Heads up: I will be on CNBC with Rick Santelli tomorrow morning around 9:20am CDT.

Notes From Underground: Wake Up! Wake Up! For Your Light Has Come

June 11, 2017

This line comes from the Jewish liturgy of welcoming the Sabbath. I use it here to make a note to my readers about a possible signal that the NASDAQ 100 sent on Friday. Now I don’t hold myself out as anything but a third-rate TECHNICIAN (reader of chart formations), but having been taught by one of the greatest technical minds (thanks H.G.), I know to watch certain formations for signals in a POSSIBLE change in sentiment. THE CHART THAT CAUSES CONCERN NASDAQ 100 made ALL TIME HIGHS LAST WEEK BUT CLOSED BELOW THE PREVIOUS WEEK’S LOWS. Do I know when the market will reward a short position?

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Notes From Underground: In Honor of French Independence, Europe Imprisons the Greeks

July 14, 2015

And so it goes. As the light lifts off the European “bailout” it appears that most analysts agree that the “Agreement” was a lose-lose for the European Project. The Germans stood firm and placed unduly harsh demands upon the Greek electorate that had the temerity to openly reject the terms of debt resolution. Merkel had favored a real compromise until Alexis Tspiras deployed the nuclear option and went to referendum in an effort to better be able to negotiate with an intransigent Djisselbloehm and his ECOFIN council of Grand Inquisitors (see the Brothers Karamazov). The punishment meted out to the Greek nation is a loss for them but ultimately the real loss will be on Spain, Italy, and, of course France. The Germans have revealed that the use of Berlin’s money to support the EU is going to come at a price and it is the acceptance of an economic model for Europe that is German, its backdrop of course being sound money. Not the strong dollar mantra of the U.S. Treasury Secretary but an actual strong currency, at least until the German financial system enters a fragile state.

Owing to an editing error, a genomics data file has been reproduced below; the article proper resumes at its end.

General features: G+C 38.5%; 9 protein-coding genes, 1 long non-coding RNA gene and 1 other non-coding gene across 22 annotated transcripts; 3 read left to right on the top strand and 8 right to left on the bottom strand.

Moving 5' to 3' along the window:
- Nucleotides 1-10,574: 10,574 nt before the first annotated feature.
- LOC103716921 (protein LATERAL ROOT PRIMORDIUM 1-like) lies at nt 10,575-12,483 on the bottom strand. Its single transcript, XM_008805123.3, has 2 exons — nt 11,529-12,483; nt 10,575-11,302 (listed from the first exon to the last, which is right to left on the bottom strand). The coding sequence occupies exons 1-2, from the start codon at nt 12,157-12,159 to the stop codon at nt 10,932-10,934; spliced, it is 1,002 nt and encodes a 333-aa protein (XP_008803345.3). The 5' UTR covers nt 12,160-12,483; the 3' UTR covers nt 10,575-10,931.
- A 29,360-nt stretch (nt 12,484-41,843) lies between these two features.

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Notes From Underground: Mama, Don’t Let Your Children Grow Up To Be Global Macro Traders

September 4, 2014

Well, NOTES FROM UNDERGROUND gets an A+ for analysis and an F or incomplete for EXECUTION. Caught off guard by Draghi’s timing, the market never provided a rally for the more cautious trader. The euro currency began its break 55 minutes before the official ECB rate announcement as Reuters ran a story revealing the governing board’s discussion of a supposed EU500 BILLION ABS program. A leak during the meeting should provide reason for the ECB to investigate its security breaches and find out who is making money from revealing important information ahead of the governing officials. It must be like Congress, where elected representatives are allowed to be insider traders.

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Notes From Underground: Are the Sanctionists Playing Russian Roulette With the U.S. Global Financial Position?

March 25, 2014

The theme of this blog has been and will continue to be that nothing is as it seems on the surface. In an effort to be as non-partisan as possible, a question arises over the G-7’s immediacy to place sanctions on Putin’s pals as retribution for Russia’s aggression on the Ukraine and Crimea. The use of sanctions under the control of the U.S. Treasury Department and its potential harmful effects on any nation’s economy forces the question: Why would global financial entities desire to do business in dollars or with U.S. domiciled financial institutions? Any time that the U.S. government questions the foreign policy demands of another country, will sanctions be the initial response? If China tomorrow chooses a military response to the issue of the Senkaku Islands, would the U.S. push for sanctions against Chinese financial institutions out of respect for the U.S. alliance with Japan?